At 11.00am – more or less – a special mass begins inside the chapel, so filled to the brim with observants that people are forced to mill around outside, kept in touch with the proceedings inside by a speaker system. Shortly before midday, the bell rings again and the explosions of rockets ring across the plain below as the images of Santa Llúcia and Santa Barbara are carried out of the chapel and processed around the track that surrounds the building, accompanied by the music of the Xirimitabs. As the images are returned to their special niches inside the church, more fireworks are ignited and everyone now looks forward to the beginning of the Christmas celebrations.
Ermita de Santa Llúcia
The chapel of Santa Llúcia sits on top of a low conical hill just to the north of the town, the Tossal de Santa Llúcia, some 162 metres high. Documents suggest that the current chapel dates from the 17th century but historians are still uncertain because there is evidence that it may have been built two or three centuries earlier during the Christian reconquest of the area.
It consists of a single rectangular nave with a gabled roof and a central arch of tosca stone. The building would receive several additions since its original construction, including the adjacent rooms which were added in the 18th century, the naya which covers the main entrance to the chapel and the modern square in front of the building, the latest addition to this historic site.
The current bell was installed in 2003, replacing the original 15th century bell, considered one of the oldest in the region which was believed to have once been located in the ancient chapel of Santa Anna, built in 1502. This old bell is now displayed on the ground floor of the Soler Blasco museum.
The bell usually rings just once a year on December 13th, one of only a couple of days a year when the chapel is open to the public (the other being to host the final performance of the Xàbia Folk Festival in May). There is a family which lives close to the hill that has been responsible for maintaining the building throughout the year.
There is a story in which the old speak of a ‘shack’ on top of the hill that was built “in ancient times” to serve as a refuge for those suffering from leprosy and other contagious diseases. A well was dug to provide water for drinking and for ablutions. A couple of times a week, families would climb to the top of the hill to bring hot food and necessities for their kin. At first the other residents had no desire to ascend to the top for they considered that leprosy was contagious. However, once it was discovered not to be so, they began to climb to the top themselves. An altar was built inside the chapel, an underground cistern was dug and the track which led to the top was widened. Over time, the chapel became devoted to Santa Llúcia since many of those who made the ascent would ask for their sick eyes to be healed.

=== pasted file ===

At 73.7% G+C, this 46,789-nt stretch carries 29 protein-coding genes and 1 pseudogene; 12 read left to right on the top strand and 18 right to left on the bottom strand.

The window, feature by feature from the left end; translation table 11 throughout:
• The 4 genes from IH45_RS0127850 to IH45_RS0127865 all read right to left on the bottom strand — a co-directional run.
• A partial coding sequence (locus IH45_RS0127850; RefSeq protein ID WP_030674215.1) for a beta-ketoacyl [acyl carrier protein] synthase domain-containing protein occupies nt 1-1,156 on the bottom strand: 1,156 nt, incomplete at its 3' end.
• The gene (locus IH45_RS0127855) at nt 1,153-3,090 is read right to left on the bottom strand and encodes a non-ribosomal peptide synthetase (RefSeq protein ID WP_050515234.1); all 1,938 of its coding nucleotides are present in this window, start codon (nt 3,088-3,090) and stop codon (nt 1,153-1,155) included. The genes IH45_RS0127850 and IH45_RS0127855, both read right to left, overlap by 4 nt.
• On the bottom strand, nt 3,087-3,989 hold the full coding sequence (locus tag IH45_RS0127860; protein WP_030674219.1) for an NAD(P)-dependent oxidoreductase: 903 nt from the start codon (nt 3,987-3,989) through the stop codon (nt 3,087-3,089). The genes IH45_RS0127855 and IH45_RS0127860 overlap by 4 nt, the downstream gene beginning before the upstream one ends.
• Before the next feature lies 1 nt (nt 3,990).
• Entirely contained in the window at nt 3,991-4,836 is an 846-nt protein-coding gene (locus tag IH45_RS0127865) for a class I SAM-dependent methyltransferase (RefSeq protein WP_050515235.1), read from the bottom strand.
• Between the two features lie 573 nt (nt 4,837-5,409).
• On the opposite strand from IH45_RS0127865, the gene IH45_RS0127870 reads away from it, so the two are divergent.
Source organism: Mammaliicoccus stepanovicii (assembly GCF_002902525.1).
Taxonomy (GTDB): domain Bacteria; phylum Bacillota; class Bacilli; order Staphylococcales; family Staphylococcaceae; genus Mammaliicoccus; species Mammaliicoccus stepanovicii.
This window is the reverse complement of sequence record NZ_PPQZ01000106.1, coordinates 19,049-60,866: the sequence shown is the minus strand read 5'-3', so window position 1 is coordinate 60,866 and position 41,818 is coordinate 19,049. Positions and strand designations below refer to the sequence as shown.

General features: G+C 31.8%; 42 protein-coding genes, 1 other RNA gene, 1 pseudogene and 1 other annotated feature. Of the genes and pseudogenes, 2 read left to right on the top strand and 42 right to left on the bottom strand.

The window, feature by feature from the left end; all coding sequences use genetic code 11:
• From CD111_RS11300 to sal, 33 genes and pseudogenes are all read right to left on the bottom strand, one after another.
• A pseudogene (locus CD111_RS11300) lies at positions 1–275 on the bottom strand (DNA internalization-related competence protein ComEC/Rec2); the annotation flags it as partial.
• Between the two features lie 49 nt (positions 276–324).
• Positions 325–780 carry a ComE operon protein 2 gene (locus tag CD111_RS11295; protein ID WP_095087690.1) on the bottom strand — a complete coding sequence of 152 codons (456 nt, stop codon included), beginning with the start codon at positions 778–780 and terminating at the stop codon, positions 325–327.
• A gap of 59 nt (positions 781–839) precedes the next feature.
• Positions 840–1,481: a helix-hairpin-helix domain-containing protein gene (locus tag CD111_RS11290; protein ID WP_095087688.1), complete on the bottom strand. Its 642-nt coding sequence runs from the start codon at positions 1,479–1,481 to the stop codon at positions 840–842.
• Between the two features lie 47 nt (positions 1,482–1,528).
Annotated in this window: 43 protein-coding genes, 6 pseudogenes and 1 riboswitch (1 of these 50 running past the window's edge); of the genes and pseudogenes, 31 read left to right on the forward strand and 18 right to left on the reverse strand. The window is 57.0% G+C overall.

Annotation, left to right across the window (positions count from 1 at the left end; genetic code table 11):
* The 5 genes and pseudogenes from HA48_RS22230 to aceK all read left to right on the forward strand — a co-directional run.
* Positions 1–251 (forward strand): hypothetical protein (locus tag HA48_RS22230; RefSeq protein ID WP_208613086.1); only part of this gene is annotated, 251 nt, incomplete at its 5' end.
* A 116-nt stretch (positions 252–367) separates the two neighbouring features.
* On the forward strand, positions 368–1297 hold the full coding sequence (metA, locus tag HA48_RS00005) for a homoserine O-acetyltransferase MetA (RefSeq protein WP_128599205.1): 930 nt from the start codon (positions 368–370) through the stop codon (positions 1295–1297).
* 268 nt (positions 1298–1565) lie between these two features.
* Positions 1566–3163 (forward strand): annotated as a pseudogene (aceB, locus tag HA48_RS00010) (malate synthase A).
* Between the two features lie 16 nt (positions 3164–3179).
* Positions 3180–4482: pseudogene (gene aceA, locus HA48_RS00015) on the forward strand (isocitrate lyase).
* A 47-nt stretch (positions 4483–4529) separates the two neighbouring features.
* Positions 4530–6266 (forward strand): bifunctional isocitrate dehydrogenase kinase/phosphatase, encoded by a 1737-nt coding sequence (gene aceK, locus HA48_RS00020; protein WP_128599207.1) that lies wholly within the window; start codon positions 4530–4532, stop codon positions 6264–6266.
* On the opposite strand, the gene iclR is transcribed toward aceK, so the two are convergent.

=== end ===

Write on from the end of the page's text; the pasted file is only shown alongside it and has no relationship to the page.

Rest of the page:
The greatest attraction of the chapel is both its peace and tranquility as well as its superb panoramic views in all directions. To the east, looking across the iconic blue-domed chapel of Calvario, are the blue waters of the Mediterranean filling the wide bay of Jávea stretching between the Cabo de San Antonio to the left and the narrow finger of Cabo de San Martín / Cap Prim to the right. In between the town of Jávea sprawls across the coast from the traditional working port to the tourist area of the Arenal overlooked by the tall fortified church tower of San Bartolomé.
To the south are the low hills of Capsades and Tossel Gros marking the southern limits of the municipality with the Puig de Llorença and its communication antennas beyond to the right of which you can make out the church of Poble Nou de Benitatxell. To the west looking inland are the high mountains of the interior to where the Moors who once lived and worked in this land fled during the Christian reconquest. In the foreground is the wide valley of San Bartolomé, the garden of the Marina Alta. And then, walking around the perimeter path through the trees, an amazing view of Montgó reveals itself, an iconic image that features in many books and tourist pamphlets about Jávea.